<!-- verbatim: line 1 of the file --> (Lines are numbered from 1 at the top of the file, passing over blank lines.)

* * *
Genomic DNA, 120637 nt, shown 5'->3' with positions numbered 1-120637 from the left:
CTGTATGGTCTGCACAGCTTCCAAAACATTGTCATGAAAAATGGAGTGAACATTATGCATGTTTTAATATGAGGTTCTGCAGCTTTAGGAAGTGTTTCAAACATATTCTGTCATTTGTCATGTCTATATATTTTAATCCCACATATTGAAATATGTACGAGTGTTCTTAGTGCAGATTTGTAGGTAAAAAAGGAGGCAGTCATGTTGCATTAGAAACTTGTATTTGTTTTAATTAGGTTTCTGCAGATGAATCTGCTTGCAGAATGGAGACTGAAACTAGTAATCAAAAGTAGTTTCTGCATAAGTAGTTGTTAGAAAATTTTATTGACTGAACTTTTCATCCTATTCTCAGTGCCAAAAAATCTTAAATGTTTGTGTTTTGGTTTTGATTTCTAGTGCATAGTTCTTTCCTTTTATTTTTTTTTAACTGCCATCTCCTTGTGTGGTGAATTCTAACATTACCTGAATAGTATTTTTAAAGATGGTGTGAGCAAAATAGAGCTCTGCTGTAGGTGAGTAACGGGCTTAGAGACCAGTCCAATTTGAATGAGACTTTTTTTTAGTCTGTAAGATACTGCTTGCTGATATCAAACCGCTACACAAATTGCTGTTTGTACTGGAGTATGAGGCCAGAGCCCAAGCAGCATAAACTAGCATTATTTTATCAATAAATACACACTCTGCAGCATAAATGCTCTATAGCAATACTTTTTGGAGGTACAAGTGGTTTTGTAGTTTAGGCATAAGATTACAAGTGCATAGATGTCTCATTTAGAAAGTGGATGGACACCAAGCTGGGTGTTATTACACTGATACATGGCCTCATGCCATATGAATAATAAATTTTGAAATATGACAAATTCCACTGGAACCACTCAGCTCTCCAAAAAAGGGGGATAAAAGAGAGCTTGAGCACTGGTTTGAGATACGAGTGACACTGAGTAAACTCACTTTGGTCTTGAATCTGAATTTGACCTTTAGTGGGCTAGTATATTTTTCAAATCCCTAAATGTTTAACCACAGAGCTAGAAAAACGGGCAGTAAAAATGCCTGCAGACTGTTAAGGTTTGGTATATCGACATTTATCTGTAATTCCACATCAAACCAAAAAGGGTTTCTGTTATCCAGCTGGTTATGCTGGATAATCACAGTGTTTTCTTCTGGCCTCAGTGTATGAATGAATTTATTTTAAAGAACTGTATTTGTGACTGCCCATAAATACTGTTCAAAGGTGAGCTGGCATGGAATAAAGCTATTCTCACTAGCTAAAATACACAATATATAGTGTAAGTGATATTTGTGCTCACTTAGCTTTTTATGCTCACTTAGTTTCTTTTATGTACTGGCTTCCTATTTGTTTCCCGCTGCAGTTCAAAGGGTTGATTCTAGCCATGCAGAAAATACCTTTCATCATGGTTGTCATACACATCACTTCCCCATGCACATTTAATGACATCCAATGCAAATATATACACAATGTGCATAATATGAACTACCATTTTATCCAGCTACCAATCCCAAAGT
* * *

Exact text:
Genomic DNA, 120637 nt, shown 5'->3' with positions numbered 1-120637 from the left: